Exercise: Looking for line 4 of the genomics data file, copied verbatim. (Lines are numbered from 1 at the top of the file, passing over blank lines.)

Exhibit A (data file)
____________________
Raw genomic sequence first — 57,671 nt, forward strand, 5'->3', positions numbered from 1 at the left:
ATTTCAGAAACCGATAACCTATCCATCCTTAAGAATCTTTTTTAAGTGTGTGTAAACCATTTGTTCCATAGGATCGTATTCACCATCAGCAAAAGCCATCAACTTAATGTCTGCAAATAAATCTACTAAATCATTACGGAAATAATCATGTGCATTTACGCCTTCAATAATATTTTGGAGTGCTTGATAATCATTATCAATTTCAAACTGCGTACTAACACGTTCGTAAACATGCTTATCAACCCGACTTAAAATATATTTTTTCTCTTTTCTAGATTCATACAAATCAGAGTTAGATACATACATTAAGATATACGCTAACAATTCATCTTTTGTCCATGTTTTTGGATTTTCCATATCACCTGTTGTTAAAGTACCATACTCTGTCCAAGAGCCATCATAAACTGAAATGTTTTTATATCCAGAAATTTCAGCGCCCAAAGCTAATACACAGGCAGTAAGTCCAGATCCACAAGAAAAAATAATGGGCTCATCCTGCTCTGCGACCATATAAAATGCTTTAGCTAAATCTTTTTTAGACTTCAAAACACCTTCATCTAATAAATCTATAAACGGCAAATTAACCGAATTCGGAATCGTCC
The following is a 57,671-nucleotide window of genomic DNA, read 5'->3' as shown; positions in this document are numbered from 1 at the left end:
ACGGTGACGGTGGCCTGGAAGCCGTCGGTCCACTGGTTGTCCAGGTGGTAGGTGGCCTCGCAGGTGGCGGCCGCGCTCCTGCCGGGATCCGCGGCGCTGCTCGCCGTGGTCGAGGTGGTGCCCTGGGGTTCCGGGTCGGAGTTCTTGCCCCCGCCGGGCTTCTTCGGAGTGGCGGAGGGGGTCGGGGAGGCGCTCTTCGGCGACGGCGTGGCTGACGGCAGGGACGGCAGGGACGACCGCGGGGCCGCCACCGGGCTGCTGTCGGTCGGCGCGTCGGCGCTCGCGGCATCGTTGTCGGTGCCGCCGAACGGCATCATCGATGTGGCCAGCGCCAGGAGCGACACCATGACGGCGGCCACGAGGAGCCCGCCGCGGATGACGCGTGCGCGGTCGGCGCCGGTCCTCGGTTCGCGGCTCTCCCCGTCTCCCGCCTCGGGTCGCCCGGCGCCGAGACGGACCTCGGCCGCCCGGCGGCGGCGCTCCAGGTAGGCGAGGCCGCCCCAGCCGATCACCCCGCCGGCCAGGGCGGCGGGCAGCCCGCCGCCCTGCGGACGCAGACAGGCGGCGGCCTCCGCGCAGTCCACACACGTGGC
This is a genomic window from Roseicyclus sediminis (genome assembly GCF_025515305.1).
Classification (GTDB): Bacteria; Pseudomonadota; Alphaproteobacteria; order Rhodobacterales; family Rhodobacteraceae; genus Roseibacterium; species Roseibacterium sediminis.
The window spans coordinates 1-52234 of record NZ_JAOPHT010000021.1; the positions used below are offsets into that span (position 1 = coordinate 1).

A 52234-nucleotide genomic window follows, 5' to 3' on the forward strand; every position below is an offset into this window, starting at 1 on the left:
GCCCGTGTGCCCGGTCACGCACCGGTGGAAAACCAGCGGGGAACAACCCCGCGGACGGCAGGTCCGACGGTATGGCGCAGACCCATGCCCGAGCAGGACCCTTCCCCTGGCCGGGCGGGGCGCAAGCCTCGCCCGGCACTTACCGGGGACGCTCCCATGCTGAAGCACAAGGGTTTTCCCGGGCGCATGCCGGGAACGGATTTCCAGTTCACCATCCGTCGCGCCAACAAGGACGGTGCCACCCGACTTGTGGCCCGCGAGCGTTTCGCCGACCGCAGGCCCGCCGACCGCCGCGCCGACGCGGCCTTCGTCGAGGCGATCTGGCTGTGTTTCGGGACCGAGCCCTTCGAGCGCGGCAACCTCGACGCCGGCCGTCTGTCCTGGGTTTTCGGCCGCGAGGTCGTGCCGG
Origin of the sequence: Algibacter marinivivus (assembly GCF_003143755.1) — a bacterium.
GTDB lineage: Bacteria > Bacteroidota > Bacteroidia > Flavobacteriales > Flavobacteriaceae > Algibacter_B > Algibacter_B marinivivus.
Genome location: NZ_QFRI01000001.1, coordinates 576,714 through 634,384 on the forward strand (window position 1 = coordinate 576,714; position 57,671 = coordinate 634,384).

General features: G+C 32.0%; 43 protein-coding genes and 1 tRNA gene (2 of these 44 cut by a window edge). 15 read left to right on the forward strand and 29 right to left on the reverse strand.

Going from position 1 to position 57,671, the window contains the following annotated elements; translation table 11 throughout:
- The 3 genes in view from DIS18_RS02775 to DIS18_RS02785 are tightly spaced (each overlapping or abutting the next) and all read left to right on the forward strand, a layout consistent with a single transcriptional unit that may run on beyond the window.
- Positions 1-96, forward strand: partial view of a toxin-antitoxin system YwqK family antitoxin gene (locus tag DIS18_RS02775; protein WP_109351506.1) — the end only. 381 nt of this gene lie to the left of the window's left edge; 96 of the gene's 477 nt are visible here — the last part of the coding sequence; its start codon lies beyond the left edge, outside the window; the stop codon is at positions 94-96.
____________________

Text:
ACGGTGACGGTGGCCTGGAAGCCGTCGGTCCACTGGTTGTCCAGGTGGTAGGTGGCCTCGCAGGTGGCGGCCGCGCTCCTGCCGGGATCCGCGGCGCTGCTCGCCGTGGTCGAGGTGGTGCCCTGGGGTTCCGGGTCGGAGTTCTTGCCCCCGCCGGGCTTCTTCGGAGTGGCGGAGGGGGTCGGGGAGGCGCTCTTCGGCGACGGCGTGGCTGACGGCAGGGACGGCAGGGACGACCGCGGGGCCGCCACCGGGCTGCTGTCGGTCGGCGCGTCGGCGCTCGCGGCATCGTTGTCGGTGCCGCCGAACGGCATCATCGATGTGGCCAGCGCCAGGAGCGACACCATGACGGCGGCCACGAGGAGCCCGCCGCGGATGACGCGTGCGCGGTCGGCGCCGGTCCTCGGTTCGCGGCTCTCCCCGTCTCCCGCCTCGGGTCGCCCGGCGCCGAGACGGACCTCGGCCGCCCGGCGGCGGCGCTCCAGGTAGGCGAGGCCGCCCCAGCCGATCACCCCGCCGGCCAGGGCGGCGGGCAGCCCGCCGCCCTGCGGACGCAGACAGGCGGCGGCCTCCGCGCAGTCCACACACGTGGC